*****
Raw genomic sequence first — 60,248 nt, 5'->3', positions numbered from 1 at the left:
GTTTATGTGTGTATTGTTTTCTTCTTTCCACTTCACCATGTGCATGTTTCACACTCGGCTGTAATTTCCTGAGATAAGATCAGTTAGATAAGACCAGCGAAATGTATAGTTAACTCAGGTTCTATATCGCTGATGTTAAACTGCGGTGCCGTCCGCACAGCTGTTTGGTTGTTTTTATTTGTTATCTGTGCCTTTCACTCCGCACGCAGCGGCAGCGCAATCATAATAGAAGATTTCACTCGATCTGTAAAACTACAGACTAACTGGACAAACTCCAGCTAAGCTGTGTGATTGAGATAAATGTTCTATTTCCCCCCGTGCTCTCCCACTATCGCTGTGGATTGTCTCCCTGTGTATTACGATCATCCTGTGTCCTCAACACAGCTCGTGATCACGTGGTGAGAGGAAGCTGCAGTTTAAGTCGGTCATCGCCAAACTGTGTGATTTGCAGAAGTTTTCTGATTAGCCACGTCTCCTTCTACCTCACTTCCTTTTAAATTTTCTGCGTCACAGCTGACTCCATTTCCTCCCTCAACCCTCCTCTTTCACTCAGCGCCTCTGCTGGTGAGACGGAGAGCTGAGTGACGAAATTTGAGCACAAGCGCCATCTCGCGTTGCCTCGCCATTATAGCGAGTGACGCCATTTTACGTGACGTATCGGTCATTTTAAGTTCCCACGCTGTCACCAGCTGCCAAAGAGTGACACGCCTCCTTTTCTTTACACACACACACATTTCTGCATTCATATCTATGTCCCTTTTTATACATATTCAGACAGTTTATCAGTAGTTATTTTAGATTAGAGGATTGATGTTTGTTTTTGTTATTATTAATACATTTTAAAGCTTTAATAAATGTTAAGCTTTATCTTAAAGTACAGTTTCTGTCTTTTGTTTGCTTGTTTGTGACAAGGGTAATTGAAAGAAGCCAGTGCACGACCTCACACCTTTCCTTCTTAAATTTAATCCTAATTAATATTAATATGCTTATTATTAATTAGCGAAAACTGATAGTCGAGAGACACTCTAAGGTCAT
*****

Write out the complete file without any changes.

Raw genomic sequence first — 60,248 nt, 5'->3', positions numbered from 1 at the left:
GTTTATGTGTGTATTGTTTTCTTCTTTCCACTTCACCATGTGCATGTTTCACACTCGGCTGTAATTTCCTGAGATAAGATCAGTTAGATAAGACCAGCGAAATGTATAGTTAACTCAGGTTCTATATCGCTGATGTTAAACTGCGGTGCCGTCCGCACAGCTGTTTGGTTGTTTTTATTTGTTATCTGTGCCTTTCACTCCGCACGCAGCGGCAGCGCAATCATAATAGAAGATTTCACTCGATCTGTAAAACTACAGACTAACTGGACAAACTCCAGCTAAGCTGTGTGATTGAGATAAATGTTCTATTTCCCCCCGTGCTCTCCCACTATCGCTGTGGATTGTCTCCCTGTGTATTACGATCATCCTGTGTCCTCAACACAGCTCGTGATCACGTGGTGAGAGGAAGCTGCAGTTTAAGTCGGTCATCGCCAAACTGTGTGATTTGCAGAAGTTTTCTGATTAGCCACGTCTCCTTCTACCTCACTTCCTTTTAAATTTTCTGCGTCACAGCTGACTCCATTTCCTCCCTCAACCCTCCTCTTTCACTCAGCGCCTCTGCTGGTGAGACGGAGAGCTGAGTGACGAAATTTGAGCACAAGCGCCATCTCGCGTTGCCTCGCCATTATAGCGAGTGACGCCATTTTACGTGACGTATCGGTCATTTTAAGTTCCCACGCTGTCACCAGCTGCCAAAGAGTGACACGCCTCCTTTTCTTTACACACACACACATTTCTGCATTCATATCTATGTCCCTTTTTATACATATTCAGACAGTTTATCAGTAGTTATTTTAGATTAGAGGATTGATGTTTGTTTTTGTTATTATTAATACATTTTAAAGCTTTAATAAATGTTAAGCTTTATCTTAAAGTACAGTTTCTGTCTTTTGTTTGCTTGTTTGTGACAAGGGTAATTGAAAGAAGCCAGTGCACGACCTCACACCTTTCCTTCTTAAATTTAATCCTAATTAATATTAATATGCTTATTATTAATTAGCGAAAACTGATAGTCGAGAGACACTCTAAGGTCAT